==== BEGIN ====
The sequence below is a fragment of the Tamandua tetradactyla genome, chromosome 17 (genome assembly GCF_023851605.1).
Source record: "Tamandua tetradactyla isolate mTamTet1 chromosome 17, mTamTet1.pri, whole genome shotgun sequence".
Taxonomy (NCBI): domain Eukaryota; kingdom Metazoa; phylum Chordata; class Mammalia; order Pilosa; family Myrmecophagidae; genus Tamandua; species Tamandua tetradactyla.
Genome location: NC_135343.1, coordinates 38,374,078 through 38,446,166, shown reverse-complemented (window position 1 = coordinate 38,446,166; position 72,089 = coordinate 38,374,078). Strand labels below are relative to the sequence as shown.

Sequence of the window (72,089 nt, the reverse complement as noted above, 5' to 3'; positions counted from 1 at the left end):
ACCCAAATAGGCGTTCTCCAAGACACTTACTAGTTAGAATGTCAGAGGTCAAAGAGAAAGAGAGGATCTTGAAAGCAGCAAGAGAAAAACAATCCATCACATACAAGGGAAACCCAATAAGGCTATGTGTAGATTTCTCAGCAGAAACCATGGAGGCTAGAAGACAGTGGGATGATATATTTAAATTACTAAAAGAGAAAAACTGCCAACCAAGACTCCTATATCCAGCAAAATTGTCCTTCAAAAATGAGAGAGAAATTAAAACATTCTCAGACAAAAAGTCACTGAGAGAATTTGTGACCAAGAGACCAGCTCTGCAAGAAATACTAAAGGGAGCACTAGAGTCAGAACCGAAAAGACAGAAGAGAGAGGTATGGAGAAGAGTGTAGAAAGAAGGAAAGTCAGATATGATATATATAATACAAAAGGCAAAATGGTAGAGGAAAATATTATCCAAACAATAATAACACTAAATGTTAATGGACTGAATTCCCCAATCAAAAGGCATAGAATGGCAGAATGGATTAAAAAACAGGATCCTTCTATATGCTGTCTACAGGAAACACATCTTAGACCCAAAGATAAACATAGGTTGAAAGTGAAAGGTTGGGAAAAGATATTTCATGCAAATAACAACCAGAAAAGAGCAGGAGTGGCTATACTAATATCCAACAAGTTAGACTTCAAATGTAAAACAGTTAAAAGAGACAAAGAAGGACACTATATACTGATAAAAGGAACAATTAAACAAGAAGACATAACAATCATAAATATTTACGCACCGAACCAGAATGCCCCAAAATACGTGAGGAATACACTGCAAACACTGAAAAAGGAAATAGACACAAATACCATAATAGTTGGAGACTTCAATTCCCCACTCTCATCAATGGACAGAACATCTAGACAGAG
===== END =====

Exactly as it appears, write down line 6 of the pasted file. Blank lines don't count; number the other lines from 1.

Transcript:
ACCCAAATAGGCGTTCTCCAAGACACTTACTAGTTAGAATGTCAGAGGTCAAAGAGAAAGAGAGGATCTTGAAAGCAGCAAGAGAAAAACAATCCATCACATACAAGGGAAACCCAATAAGGCTATGTGTAGATTTCTCAGCAGAAACCATGGAGGCTAGAAGACAGTGGGATGATATATTTAAATTACTAAAAGAGAAAAACTGCCAACCAAGACTCCTATATCCAGCAAAATTGTCCTTCAAAAATGAGAGAGAAATTAAAACATTCTCAGACAAAAAGTCACTGAGAGAATTTGTGACCAAGAGACCAGCTCTGCAAGAAATACTAAAGGGAGCACTAGAGTCAGAACCGAAAAGACAGAAGAGAGAGGTATGGAGAAGAGTGTAGAAAGAAGGAAAGTCAGATATGATATATATAATACAAAAGGCAAAATGGTAGAGGAAAATATTATCCAAACAATAATAACACTAAATGTTAATGGACTGAATTCCCCAATCAAAAGGCATAGAATGGCAGAATGGATTAAAAAACAGGATCCTTCTATATGCTGTCTACAGGAAACACATCTTAGACCCAAAGATAAACATAGGTTGAAAGTGAAAGGTTGGGAAAAGATATTTCATGCAAATAACAACCAGAAAAGAGCAGGAGTGGCTATACTAATATCCAACAAGTTAGACTTCAAATGTAAAACAGTTAAAAGAGACAAAGAAGGACACTATATACTGATAAAAGGAACAATTAAACAAGAAGACATAACAATCATAAATATTTACGCACCGAACCAGAATGCCCCAAAATACGTGAGGAATACACTGCAAACACTGAAAAAGGAAATAGACACAAATACCATAATAGTTGGAGACTTCAATTCCCCACTCTCATCAATGGACAGAACATCTAGACAGAG